Cardiology Case Challenge: Worsening Chest Pain After a Respiratory Infection in a Man With Hypertension

Abhimanyu Beri, MD; Fadi Abu-Yasin, MD


March 24, 2022

Pericardial effusions are common sequelae of acute pericarditis. The presence of systemic arterial hypotension, tachycardia, elevated jugular venous pressure, and/or pulsus paradoxus (a decrease in systolic arterial pressure of more than 10 mm Hg with inspiration) suggests the development of a pericardial effusion and cardiac tamponade. In cardiac tamponade, the accumulation of pericardial fluid increases the intrapericardial pressure and leads to impaired diastolic cardiac filling, which results in collapse of the right atrium and ventricle during their diastolic periods and diminished cardiac output.

Any of the examination findings above that do not have an alternate explanation should prompt immediate echocardiographic evaluation, including pulsed-wave Doppler analysis. A body temperature > 100.4°F (38°C) is uncommon and may indicate purulent pericarditis; this finding should also prompt echocardiography and, possibly, pericardiocentesis.[1]

Diagnostic testing in patients with suspected pericarditis should include ECG, chest radiography, and echocardiography. The 12-lead ECG in patients with acute pericarditis classically shows widespread, concave-upward ST-segment elevation associated with PR-segment depression and PR-segment elevation in lead aVR.

The ECG abnormalities may evolve through four phases:

  • Stage I: diffuse ST-segment elevation and PR-segment depression

  • Stage II: normalization of the ST and PR segments, with flattening of the T wave

  • Stage III: widespread T-wave inversions

  • Stage IV: normalization of the T waves

Prompt institution of therapy may prevent the appearance of all four stages. Nonetheless, the changes in stage I are observed in 60%-80% of patients with pericarditis.

ST-segment elevation may occur with many other diseases, most notably myocardial infarction; however, several echocardiographic features may help to distinguish these two entities. In myocardial infarction, the ST-segment elevations are often convex (dome-shaped) rather than concave, and they are often associated with Q-wave formation and the loss of R-wave voltage. PR-segment depression is uncommon, and atrioventricular block or ventricular arrhythmia is usually seen.

The most reliable distinguishing feature may be the ratio of ST-segment elevation (in mm) to T-wave amplitude (height in mm) in lead V6. When this ratio exceeds 0.24, acute pericarditis is almost always present.[4]

The findings on chest radiography are usually normal, but they may reveal cardiomegaly when there is a large pericardial effusion. Most important, radiography may help to provide diagnostic information regarding the likelihood of other conditions, such as pneumothorax, pneumomediastinum, pneumonia, or aortic dissection.[3]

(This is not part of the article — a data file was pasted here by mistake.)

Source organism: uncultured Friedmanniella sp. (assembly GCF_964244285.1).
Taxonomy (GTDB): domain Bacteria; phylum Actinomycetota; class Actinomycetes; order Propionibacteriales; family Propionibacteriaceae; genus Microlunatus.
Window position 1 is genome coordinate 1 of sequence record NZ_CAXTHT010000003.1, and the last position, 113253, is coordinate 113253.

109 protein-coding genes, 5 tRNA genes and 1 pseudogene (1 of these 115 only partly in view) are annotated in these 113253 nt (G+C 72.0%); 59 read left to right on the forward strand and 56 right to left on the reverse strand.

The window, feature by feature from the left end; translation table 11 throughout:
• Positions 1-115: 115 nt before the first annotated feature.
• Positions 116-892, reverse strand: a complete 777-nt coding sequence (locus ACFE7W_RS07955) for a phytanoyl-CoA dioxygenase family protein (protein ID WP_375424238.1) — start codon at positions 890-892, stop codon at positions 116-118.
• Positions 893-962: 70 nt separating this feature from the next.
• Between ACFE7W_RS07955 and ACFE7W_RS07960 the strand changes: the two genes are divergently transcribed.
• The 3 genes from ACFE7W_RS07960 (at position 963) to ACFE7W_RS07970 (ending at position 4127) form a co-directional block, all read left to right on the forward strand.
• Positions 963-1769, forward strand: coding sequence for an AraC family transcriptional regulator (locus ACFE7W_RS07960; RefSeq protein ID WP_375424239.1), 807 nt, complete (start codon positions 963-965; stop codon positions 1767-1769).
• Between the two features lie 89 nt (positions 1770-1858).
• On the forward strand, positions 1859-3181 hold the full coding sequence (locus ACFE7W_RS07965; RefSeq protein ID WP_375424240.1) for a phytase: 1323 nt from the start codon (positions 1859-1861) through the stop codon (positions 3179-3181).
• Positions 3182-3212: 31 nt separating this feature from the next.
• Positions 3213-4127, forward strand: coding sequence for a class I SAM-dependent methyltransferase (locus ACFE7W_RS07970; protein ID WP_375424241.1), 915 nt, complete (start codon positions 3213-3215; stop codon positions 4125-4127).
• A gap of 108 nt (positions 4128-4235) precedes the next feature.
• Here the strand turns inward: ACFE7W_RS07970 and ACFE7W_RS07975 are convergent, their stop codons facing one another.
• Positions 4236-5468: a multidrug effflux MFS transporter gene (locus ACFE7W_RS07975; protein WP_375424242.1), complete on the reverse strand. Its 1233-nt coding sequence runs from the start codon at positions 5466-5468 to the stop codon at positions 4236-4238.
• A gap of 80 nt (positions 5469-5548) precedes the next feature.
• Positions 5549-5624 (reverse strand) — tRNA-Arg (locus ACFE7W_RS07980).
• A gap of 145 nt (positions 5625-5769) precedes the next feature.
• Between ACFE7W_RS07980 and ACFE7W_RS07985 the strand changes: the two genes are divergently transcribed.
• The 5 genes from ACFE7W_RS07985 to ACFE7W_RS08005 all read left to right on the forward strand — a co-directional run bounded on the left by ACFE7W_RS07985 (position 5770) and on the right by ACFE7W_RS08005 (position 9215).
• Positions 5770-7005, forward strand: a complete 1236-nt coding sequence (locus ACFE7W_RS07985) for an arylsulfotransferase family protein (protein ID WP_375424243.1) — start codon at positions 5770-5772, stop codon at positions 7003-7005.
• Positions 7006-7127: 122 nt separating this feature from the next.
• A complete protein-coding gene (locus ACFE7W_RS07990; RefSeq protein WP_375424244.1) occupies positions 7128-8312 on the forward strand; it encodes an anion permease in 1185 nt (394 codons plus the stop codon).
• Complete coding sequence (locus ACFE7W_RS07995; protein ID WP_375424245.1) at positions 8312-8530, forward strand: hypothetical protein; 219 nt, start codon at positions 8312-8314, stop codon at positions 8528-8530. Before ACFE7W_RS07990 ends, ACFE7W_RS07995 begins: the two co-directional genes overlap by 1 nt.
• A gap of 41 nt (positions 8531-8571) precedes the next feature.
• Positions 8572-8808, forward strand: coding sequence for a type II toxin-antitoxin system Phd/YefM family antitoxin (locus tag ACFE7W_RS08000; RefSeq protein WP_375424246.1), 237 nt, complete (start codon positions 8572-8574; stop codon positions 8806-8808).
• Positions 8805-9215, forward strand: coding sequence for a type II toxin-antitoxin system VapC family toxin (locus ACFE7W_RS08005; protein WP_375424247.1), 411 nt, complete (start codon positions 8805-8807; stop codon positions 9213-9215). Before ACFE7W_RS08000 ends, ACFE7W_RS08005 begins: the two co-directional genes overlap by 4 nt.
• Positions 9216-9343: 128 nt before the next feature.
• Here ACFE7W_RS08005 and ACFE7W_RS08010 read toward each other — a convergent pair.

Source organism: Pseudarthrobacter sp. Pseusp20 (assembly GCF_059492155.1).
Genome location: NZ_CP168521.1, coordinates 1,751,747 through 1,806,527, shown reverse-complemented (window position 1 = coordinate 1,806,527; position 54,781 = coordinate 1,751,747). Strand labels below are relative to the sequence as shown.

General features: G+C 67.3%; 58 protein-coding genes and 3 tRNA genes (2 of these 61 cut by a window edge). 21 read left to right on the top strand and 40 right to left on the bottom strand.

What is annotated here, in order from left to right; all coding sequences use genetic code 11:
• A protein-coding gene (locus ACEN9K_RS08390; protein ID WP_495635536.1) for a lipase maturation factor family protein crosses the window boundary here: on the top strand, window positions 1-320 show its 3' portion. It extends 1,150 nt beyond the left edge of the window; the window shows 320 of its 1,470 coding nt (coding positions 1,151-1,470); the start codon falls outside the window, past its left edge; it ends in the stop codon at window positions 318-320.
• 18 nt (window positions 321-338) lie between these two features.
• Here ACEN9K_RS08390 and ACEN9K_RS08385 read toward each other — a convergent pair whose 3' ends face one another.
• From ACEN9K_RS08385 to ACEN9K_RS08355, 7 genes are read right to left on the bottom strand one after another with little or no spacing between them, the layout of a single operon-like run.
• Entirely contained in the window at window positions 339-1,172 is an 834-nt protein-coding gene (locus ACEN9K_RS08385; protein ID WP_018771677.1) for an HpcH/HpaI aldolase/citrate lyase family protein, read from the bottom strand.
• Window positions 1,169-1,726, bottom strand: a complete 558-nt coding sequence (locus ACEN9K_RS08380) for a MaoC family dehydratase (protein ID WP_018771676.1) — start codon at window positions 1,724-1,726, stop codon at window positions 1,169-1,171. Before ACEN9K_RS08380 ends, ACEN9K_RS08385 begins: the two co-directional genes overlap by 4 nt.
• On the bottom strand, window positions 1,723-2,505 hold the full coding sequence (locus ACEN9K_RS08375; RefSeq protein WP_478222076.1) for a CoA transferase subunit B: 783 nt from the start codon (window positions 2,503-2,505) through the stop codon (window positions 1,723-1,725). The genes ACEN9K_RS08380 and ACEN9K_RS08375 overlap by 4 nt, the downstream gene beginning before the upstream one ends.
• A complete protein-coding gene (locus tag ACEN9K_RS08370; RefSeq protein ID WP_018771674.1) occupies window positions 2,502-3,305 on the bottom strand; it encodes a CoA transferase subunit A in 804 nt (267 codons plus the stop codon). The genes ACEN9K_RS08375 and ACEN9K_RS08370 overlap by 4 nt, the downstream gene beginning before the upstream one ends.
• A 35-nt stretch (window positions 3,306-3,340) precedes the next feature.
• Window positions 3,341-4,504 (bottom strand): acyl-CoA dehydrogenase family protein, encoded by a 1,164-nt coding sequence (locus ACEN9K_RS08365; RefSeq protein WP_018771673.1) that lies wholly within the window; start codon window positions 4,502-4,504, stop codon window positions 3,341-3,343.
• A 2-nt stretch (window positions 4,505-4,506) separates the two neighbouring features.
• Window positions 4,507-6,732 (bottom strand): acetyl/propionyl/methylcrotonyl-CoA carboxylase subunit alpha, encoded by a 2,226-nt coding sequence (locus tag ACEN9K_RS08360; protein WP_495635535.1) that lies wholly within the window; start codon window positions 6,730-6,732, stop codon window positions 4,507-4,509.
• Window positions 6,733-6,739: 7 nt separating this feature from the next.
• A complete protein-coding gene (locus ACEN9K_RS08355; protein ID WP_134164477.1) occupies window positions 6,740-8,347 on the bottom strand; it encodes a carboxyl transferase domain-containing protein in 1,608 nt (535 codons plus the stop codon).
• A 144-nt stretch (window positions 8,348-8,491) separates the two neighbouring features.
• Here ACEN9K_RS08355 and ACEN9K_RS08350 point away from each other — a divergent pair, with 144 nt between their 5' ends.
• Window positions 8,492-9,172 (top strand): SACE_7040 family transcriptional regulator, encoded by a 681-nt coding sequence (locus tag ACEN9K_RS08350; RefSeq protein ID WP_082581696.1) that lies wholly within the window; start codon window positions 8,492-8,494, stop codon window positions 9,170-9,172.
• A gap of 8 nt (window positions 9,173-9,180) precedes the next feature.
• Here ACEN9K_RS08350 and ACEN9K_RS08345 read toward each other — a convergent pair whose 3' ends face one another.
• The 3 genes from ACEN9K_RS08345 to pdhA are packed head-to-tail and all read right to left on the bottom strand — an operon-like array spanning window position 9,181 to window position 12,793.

The white blood cell count, erythrocyte sedimentation rate (ESR), and serum C-reactive protein (CRP) concentration are usually all elevated in patients with acute pericarditis; however, they are of little use in determining the etiology of the disease. Antinuclear and rheumatoid factor antibodies are seen in 10%-15% of cases. Viral cultures and antibody titers are not clinically useful. Plasma troponin concentrations are elevated in 35%-50% of patients with pericarditis; this finding is thought to be caused by epicardial inflammation rather than myocyte necrosis, although the long-term risk for troponin elevation in acute pericarditis is not clear. The concentration usually returns to normal within 1-2 weeks after the diagnosis. Serum creatine kinase and MB fractions are less often elevated than is the troponin value.[3]

Transthoracic echocardiography is recommended in all patients with suspected pericarditis because the presence of an effusion helps to confirm the diagnosis, and clinical or echocardiographic evidence of tamponade indicates the need for therapeutic pericardiocentesis. Pericardiocentesis is indicated in patients with pericardial tamponade and in those with known or suspected purulent or neoplastic pericarditis. When pericardiocentesis is performed, the fluid should be analyzed for red and white blood cell counts, cytologic evidence of cancer, and triglycerides (which are elevated in patients with chylous effusion). The fluid should be cultured as well as examined microscopically.[3]


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